Potential effects to the environment were studied and presented in the DEIR. The DEIR identifies and evaluates measures to avoid, minimize and mitigate adverse impacts and describe the potential environmental effects of the proposed project and the steps that will be taken to alleviate them. Environmental review for the proposed project addresses the following resource areas: aesthetics, agricultural resources, air quality, biological resources, cultural resources, geology and soils, hazards and hazardous materials, hydrology and water quality, land use and planning, noise, safety and transportation and traffic.
The proposed project would result in changes to three types of noise: construction-related noise, aircraft-related noise, and traffic-related noise.
The Airport is currently used by the full spectrum of general aviation (i.e., private or corporate) aircraft. The majority of operations are by single-engine piston aircraft. This will continue to be the case whether or not the proposed project is implemented. The types of general aviation aircraft currently using the airport include: single- and twin-engine piston aircraft; single-and twin-engine turboprops; and the full range of jets from the smallest corporate jet to the Boeing 737 business jet. Airline service is currently provided using twin-engine turboprops. The mix of aircraft types will be identical whether or not the project is implemented, except that regional airline jets would be unlikely to use the Airport without the proposed improvements.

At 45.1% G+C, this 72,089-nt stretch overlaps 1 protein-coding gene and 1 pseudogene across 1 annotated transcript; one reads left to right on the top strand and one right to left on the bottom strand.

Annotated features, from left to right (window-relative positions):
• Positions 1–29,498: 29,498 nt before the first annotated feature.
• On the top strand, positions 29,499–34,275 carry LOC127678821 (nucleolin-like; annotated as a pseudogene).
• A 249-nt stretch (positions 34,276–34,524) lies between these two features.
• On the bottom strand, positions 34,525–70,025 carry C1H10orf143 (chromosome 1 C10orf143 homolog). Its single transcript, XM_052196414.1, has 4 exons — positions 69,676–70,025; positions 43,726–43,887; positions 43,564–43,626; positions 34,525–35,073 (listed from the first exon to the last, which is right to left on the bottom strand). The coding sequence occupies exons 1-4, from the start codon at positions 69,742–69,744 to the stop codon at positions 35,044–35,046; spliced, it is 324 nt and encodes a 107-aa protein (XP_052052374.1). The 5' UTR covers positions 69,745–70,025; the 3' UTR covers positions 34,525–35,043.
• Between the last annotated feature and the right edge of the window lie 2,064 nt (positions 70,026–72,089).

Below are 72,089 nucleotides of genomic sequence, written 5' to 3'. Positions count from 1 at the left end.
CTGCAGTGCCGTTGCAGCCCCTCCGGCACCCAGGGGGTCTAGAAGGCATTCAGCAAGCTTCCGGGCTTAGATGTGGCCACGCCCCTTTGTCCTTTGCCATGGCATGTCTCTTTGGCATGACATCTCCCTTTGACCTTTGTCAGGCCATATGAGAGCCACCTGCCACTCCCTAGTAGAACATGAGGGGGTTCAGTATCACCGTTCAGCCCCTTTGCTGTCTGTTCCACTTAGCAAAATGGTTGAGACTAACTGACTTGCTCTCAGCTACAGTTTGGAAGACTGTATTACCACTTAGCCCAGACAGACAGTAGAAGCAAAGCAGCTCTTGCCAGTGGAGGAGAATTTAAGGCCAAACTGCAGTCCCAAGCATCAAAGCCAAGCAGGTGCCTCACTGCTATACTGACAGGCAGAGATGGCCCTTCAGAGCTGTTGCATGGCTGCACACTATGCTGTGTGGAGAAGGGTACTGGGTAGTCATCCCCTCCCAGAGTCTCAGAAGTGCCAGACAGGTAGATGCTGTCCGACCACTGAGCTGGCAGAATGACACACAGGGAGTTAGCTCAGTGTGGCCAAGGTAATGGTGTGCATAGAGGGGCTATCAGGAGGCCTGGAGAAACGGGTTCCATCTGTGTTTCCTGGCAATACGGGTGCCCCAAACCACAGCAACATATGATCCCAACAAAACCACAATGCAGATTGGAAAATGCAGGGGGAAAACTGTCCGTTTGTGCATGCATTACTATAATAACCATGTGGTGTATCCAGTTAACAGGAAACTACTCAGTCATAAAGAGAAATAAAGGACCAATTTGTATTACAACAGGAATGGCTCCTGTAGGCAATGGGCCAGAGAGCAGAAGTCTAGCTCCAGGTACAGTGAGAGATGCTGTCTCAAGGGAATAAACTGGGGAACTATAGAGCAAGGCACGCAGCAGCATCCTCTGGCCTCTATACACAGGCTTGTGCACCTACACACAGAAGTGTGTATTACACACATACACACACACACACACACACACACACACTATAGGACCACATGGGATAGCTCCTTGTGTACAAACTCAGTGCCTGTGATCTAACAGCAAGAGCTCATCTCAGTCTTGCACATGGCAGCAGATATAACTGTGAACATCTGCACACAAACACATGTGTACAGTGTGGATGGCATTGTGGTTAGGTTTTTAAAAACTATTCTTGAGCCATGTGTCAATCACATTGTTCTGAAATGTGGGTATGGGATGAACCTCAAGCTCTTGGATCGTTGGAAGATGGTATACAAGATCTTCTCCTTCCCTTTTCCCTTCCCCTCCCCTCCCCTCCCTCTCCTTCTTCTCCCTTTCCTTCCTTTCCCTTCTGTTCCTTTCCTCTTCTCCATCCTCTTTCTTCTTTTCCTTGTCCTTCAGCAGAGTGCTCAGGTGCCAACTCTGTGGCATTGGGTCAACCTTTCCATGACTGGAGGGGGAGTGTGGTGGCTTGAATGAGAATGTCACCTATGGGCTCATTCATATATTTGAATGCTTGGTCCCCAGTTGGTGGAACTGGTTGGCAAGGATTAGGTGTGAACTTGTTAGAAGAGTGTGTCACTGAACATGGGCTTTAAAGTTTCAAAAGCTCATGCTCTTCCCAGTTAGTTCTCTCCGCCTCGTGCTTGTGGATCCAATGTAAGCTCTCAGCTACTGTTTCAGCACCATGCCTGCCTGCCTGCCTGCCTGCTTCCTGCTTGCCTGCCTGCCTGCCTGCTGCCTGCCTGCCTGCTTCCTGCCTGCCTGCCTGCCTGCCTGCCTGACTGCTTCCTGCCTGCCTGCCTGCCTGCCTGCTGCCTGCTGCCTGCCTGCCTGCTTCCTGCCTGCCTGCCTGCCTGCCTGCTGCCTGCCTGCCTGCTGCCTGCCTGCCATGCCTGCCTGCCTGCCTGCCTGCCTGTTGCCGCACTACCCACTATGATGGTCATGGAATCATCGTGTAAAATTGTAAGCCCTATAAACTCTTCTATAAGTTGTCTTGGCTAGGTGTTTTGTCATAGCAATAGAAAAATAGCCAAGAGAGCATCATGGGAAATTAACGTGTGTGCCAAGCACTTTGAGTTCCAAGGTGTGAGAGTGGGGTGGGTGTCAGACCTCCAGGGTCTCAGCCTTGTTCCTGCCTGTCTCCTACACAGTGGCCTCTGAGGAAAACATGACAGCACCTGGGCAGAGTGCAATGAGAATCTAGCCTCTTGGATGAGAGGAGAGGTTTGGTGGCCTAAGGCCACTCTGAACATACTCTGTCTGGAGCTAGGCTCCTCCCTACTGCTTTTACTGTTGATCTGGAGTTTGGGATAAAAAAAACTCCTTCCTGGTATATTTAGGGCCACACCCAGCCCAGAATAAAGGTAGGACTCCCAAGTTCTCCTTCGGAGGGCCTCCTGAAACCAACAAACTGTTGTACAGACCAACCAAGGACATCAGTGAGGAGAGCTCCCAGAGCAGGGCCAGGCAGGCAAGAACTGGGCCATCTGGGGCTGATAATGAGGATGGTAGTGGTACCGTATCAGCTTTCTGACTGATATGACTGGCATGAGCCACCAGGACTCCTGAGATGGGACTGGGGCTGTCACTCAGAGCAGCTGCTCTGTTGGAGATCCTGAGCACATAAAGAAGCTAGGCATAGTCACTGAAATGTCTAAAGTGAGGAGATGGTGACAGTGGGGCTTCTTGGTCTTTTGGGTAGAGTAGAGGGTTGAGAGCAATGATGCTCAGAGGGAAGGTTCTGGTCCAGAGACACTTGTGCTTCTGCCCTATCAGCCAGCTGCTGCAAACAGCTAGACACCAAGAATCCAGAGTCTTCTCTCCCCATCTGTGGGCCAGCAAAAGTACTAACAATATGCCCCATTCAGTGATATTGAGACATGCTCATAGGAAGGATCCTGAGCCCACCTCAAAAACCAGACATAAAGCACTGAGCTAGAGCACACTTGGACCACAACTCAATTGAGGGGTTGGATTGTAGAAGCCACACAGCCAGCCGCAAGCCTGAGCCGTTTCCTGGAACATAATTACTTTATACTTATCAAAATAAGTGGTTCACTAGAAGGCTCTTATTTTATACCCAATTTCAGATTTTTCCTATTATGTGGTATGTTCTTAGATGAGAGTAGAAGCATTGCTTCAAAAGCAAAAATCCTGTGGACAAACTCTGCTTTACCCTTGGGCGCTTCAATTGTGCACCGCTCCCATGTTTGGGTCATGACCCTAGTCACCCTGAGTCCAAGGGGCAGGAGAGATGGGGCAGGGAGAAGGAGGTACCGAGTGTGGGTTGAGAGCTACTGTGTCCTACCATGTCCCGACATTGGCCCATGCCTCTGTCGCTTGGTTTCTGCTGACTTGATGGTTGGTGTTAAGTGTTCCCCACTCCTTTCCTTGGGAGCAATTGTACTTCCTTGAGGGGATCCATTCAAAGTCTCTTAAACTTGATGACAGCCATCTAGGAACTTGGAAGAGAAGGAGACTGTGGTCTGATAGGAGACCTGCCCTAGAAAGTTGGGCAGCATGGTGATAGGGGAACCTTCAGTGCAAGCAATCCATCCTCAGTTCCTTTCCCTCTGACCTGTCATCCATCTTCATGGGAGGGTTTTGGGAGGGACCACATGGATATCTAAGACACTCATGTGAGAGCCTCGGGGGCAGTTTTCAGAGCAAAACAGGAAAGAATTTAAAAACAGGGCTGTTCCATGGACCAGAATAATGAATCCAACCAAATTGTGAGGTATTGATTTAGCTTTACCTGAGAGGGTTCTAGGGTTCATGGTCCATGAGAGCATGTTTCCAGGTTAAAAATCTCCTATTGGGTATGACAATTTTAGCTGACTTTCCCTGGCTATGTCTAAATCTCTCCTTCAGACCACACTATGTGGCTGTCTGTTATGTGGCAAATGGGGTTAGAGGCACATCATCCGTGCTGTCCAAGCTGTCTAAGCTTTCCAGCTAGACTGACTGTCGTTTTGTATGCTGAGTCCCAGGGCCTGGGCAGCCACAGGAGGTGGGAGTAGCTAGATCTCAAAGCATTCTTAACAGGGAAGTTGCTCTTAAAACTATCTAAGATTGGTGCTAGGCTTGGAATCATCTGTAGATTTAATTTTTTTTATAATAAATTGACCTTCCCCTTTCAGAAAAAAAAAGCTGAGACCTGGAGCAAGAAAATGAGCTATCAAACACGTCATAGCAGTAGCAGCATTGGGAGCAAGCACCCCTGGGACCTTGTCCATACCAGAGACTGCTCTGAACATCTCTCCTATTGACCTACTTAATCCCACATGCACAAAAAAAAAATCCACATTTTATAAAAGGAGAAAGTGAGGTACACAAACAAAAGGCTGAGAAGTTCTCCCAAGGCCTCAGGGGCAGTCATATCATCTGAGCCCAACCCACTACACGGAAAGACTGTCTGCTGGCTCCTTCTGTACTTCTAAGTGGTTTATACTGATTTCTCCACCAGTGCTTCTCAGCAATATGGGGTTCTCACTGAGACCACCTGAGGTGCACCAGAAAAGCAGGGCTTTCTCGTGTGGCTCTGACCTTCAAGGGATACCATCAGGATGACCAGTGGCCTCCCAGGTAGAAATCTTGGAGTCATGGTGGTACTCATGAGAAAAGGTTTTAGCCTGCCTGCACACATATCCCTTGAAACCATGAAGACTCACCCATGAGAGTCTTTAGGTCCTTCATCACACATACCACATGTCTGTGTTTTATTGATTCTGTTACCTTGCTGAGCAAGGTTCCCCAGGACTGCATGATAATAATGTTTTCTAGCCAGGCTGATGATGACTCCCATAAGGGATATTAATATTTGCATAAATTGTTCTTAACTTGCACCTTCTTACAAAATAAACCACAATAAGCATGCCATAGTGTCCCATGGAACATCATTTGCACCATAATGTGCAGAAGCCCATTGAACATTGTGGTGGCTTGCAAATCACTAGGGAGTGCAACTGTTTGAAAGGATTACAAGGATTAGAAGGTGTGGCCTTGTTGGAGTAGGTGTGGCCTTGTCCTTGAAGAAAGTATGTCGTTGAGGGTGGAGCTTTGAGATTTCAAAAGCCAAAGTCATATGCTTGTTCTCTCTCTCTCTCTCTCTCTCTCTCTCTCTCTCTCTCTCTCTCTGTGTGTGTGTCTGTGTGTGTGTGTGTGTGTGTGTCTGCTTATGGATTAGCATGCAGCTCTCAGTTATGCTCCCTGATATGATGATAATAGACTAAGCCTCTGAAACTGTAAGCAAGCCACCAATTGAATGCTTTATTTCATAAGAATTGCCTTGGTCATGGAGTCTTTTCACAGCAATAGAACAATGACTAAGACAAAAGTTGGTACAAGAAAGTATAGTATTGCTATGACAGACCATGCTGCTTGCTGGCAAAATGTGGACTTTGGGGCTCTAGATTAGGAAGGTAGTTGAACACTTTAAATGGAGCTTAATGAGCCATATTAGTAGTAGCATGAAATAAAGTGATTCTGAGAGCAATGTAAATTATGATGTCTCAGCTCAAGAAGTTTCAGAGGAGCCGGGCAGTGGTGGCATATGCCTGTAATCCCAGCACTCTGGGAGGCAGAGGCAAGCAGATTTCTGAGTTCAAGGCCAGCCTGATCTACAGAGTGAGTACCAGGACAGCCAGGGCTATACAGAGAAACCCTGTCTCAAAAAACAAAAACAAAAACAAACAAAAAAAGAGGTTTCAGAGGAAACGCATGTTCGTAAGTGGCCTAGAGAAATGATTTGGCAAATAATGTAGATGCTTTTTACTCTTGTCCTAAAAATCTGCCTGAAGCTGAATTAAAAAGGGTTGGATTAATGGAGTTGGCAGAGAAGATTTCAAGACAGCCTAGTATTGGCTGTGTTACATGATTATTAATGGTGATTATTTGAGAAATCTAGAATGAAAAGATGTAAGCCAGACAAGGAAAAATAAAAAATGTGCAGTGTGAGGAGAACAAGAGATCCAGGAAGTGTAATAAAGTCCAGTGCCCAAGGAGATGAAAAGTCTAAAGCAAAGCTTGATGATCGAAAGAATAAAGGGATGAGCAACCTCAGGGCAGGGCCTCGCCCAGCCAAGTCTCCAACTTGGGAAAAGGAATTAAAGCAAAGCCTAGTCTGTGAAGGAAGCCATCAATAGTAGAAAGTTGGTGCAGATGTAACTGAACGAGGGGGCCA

Due to the runway extension, aircraft landing from the northwest will be about 40 feet lower than today, while those departing to the south will be about 40 feet higher. The difference in height above the ground will mean that individual aircraft operations associated with the main runway (Runway 14/32) will be slightly louder to the northwest and slightly quieter to the southwest. Except in areas close to the airport the difference in sound levels may not be noticeable to residents. The loudest sound levels will continue to be generated by the larger corporate jets. Although the various models of regional airline jets vary in their sound levels, as a group they are similar to the turboprop airline aircraft currently in use.
The proposed project would result in changes to three types of noise: construction-related noise, aircraft-related noise, and traffic-related noise. The methods used for describing existing noise conditions and forecasting the future noise environment rely extensively on computer noise modeling. The noise environment is commonly depicted in terms of lines of equal noise levels, or noise contours.
The FAA's Integrated Noise Model (INM) Version 7.0b was used to model aviation operations for the Airport for purposes of identifying the extent of aircraft noise exposure. The INM is a large computer program developed to plot noise contours for airports. The program is provided with standard aircraft noise and performance data for over 100 civilian aircraft types that can be tailored to the characteristics of an airport, as well as a database of military aircraft types. Version 7.0b includes an updated database that includes some newer aircraft, the ability to include run-ups in the computations, the ability to include topography in the computations, and the increased differentiation between different types of aircraft (civil, military, and helicopter). Noise contour files from the INM were loaded into the ArcView Geographic Information System (GIS) software for plotting and land use analysis.